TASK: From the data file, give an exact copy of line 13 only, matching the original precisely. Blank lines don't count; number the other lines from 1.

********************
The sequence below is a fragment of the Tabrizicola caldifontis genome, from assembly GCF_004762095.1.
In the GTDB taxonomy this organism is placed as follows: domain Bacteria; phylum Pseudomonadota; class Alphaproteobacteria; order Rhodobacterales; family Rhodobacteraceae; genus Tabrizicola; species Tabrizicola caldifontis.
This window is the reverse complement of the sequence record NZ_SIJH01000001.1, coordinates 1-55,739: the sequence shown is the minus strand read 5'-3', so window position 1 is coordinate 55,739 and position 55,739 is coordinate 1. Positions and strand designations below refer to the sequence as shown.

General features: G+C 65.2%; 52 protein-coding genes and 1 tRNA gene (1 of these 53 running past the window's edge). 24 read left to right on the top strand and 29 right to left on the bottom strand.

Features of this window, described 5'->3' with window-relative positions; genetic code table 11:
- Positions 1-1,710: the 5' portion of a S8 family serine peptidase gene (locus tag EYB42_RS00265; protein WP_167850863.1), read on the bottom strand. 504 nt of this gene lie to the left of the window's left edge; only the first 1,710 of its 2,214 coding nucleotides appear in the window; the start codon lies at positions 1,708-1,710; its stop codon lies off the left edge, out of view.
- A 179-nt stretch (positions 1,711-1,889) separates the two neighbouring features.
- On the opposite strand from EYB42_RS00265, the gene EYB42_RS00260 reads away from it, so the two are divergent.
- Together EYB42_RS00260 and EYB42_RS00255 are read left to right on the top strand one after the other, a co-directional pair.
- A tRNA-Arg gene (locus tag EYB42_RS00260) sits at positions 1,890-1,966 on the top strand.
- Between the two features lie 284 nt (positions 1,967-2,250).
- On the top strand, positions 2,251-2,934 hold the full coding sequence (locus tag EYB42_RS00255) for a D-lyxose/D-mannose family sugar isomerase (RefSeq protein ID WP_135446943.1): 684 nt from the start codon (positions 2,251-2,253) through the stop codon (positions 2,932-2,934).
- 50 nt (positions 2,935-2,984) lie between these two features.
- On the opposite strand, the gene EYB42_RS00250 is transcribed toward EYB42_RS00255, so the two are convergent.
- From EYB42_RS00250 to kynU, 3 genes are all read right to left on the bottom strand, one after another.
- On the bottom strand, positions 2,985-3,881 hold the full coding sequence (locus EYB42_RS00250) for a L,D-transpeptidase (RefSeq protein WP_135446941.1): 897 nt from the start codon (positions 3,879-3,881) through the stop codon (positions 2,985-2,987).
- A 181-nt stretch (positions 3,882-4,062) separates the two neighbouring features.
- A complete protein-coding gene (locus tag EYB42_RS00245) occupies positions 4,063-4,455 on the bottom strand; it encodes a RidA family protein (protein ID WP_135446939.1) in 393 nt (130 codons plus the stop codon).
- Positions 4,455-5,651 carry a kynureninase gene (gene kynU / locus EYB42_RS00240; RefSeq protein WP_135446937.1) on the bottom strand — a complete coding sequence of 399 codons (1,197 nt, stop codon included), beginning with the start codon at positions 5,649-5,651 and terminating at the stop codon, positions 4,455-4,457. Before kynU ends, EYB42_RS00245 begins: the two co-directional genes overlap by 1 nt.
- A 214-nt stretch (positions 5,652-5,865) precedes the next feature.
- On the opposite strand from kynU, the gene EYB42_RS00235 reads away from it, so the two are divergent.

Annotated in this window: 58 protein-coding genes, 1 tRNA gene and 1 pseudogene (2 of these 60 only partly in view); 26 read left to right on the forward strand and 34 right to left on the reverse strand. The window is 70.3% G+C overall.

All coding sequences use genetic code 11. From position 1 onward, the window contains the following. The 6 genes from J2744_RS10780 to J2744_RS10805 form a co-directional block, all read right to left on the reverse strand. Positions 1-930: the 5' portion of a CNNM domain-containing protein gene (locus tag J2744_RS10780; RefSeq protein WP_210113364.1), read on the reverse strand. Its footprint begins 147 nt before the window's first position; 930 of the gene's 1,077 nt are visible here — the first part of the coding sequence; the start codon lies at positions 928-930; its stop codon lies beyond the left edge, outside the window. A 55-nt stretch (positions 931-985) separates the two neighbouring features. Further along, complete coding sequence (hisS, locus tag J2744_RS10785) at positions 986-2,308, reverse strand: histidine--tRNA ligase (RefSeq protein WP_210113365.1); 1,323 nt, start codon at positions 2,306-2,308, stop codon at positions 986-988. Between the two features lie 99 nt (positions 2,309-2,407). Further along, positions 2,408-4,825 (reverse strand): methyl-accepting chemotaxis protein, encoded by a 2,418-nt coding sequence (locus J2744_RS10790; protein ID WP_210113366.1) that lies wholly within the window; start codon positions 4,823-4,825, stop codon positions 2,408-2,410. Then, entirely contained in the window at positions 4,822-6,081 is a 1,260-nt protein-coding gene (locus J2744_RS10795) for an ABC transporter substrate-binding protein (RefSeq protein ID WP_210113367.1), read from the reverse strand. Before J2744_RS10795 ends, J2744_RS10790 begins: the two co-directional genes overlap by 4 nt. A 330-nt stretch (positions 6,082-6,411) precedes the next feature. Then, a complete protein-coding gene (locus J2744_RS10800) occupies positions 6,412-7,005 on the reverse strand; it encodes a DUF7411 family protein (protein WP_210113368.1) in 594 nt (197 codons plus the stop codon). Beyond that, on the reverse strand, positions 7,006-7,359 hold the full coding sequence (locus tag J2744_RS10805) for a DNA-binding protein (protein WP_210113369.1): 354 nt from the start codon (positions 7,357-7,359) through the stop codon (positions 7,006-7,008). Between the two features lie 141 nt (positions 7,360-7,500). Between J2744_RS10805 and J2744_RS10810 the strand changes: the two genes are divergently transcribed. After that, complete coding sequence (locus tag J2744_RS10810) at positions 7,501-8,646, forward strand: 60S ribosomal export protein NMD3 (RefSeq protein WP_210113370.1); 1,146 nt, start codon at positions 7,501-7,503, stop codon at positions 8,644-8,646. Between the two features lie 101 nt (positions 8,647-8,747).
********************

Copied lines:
- 50 nt (positions 2,935-2,984) lie between these two features.